Jenna White is an A Level Student and aspiring musician. Read about her experiences here:
How many times in one day do you rebel? Once? twice? None? The answer is far more times than you think. It's the definition of 'rebellion' that is often misconstrued by many. Rebellion is 'the action or process of resisting authority, control or convention'. The 'authority or control' part is generally referring to people in some form of incarceration (sort of like how teenagers feel at home)! Convention, however, applies to everyone. Convention is simply a norm or a traditional practice. If you are somebody that chooses to live your life on your own accord, and not on the accord of convention, then you, my friend, are a rebel! You'll now see that the number of times you've rebelled today turns into a much larger number.
The proposition still stands: 'rebels are winners'. This statement proposes the view that those who decide to exit the line following the leader, and start a new line where there are no leaders, ultimately prosper. They prosper because conventions in fields like fashion, music and social behaviour are not everlasting and new conventions must come into play. The problem is that only a microscopic proportion of society are prepared to begin the trend. This small percentage of, what I like to call, 'rebels' are the ones to recreate reality and make modernism; they are pioneers with perspective and actualizers whom are not afraid. It is out of these challengers that spring the most renowned entrepreneurs and all the prolific musical/fashionable/artistic leaders - these particular social rebels are, essentially, winners.
So how can this apply to the wonderful and powerful youths of the world currently in academic training for employment - students, in other words! Any person that has some experience in academia would have noticed that there is a gross amount of restriction and tunnel vision in the way we're taught. Of course, this 'constraint learning' aims to prepare citizens for the climb of the social ladder. I'd like to think that the early stages of education, though, are the most fundamental and thus most important; these years act as the foundations for a house - no foundation, no house! With that said, a method of teaching that creates minds finely tuned to perceive life in a small range of ways is not a good one. Less vaguely than 'not good', it triggers a great deal of rebellion since there is just no liberty. Now does this warrant condemnation of 'rebels'? In this case, I am not referring to those whom are lazy and have no intention to attempt; I am referring to those rebels that decide to construct their own path instead of blindly following the path of Michael Gove and his entourage of teachers. These people should be encouraged to work in ways bespoke to them. The product does not necessarily have to be what WE perceive as excellence. The truth is, life proceeds beyond today; trends change and the future unfolds. It's this courage that produces work of true 'excellence' and is the reason for our convenient lifestyles full of toilets, traffic lights and escalators.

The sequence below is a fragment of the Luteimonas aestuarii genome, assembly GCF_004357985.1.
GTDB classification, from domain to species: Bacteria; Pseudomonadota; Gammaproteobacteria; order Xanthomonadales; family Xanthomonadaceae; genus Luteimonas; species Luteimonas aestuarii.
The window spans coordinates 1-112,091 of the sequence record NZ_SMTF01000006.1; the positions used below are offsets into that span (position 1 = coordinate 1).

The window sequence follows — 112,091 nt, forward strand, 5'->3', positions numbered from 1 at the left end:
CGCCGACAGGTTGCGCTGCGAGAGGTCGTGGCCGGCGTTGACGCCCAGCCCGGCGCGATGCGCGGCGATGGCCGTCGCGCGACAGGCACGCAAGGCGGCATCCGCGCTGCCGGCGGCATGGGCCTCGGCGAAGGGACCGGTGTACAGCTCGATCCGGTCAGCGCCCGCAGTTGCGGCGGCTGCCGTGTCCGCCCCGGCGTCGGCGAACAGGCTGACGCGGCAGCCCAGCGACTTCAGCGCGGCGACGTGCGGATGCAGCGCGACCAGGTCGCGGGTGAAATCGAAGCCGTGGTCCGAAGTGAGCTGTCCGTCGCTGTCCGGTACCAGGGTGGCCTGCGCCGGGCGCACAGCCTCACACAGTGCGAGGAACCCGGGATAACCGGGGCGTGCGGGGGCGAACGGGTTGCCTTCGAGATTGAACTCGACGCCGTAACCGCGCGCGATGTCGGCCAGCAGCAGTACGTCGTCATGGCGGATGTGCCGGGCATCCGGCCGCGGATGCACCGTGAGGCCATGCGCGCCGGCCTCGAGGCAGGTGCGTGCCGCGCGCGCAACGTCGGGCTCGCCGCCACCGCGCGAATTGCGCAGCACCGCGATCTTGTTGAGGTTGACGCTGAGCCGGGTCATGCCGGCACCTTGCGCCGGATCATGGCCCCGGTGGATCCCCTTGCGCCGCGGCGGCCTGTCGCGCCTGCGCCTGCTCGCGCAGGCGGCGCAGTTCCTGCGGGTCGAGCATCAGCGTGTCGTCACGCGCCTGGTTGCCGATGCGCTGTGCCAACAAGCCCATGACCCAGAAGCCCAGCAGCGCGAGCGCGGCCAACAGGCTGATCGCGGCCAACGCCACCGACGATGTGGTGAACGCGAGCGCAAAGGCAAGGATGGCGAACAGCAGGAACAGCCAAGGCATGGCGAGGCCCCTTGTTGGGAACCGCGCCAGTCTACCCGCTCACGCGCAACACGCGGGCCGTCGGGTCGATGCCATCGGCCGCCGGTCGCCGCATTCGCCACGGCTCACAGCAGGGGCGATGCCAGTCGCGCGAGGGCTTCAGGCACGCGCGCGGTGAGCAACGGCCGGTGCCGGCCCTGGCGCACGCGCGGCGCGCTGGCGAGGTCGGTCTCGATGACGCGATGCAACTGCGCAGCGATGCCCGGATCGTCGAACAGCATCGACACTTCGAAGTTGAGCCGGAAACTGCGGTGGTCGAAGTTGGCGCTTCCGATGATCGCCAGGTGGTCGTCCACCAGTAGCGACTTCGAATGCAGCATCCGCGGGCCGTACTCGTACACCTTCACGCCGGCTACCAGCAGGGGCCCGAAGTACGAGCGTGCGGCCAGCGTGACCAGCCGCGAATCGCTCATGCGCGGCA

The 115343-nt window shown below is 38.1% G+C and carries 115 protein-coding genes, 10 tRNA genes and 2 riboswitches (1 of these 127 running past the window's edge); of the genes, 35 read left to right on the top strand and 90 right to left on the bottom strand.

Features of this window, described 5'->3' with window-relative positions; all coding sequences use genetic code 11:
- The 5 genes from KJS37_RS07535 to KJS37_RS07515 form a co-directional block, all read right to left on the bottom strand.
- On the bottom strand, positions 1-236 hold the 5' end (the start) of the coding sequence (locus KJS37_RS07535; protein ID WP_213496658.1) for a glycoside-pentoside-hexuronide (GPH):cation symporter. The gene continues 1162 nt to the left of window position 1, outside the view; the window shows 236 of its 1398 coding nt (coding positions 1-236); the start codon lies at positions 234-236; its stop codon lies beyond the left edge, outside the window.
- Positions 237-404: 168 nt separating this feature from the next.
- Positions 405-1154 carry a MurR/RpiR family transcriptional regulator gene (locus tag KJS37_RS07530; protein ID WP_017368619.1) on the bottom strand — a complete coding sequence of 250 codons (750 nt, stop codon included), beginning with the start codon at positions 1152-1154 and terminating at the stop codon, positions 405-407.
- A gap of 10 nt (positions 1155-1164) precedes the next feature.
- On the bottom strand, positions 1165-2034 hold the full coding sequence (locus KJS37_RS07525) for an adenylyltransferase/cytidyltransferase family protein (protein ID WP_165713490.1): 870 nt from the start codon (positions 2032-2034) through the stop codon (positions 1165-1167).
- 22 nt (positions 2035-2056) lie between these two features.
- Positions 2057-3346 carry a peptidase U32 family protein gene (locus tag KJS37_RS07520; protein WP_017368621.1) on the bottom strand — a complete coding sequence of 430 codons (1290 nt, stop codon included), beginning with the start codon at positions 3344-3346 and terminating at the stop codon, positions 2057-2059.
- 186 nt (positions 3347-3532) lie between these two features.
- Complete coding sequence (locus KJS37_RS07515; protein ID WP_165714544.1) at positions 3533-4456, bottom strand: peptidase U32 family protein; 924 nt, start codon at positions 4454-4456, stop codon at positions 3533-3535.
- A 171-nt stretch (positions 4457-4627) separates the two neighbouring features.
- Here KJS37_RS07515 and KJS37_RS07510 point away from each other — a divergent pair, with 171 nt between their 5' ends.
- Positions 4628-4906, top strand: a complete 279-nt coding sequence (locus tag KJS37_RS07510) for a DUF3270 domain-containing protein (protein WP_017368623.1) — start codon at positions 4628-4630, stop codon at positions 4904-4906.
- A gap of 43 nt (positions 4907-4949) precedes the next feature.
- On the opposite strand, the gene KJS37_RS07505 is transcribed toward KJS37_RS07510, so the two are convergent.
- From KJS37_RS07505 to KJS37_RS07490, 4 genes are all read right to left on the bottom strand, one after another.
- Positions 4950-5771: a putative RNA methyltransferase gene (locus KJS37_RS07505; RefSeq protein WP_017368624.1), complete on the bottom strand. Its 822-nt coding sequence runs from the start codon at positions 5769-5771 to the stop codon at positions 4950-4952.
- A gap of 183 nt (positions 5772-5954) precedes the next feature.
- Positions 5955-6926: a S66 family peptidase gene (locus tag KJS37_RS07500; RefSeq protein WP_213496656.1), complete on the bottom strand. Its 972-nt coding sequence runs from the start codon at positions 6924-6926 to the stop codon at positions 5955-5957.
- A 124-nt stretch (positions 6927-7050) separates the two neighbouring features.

The men and women that are the cause behind your gadgets and tools had to think outside of the box. To think outside the box, you must 'rebel' against convention. So yes, in relation to convention, rebels ARE winners.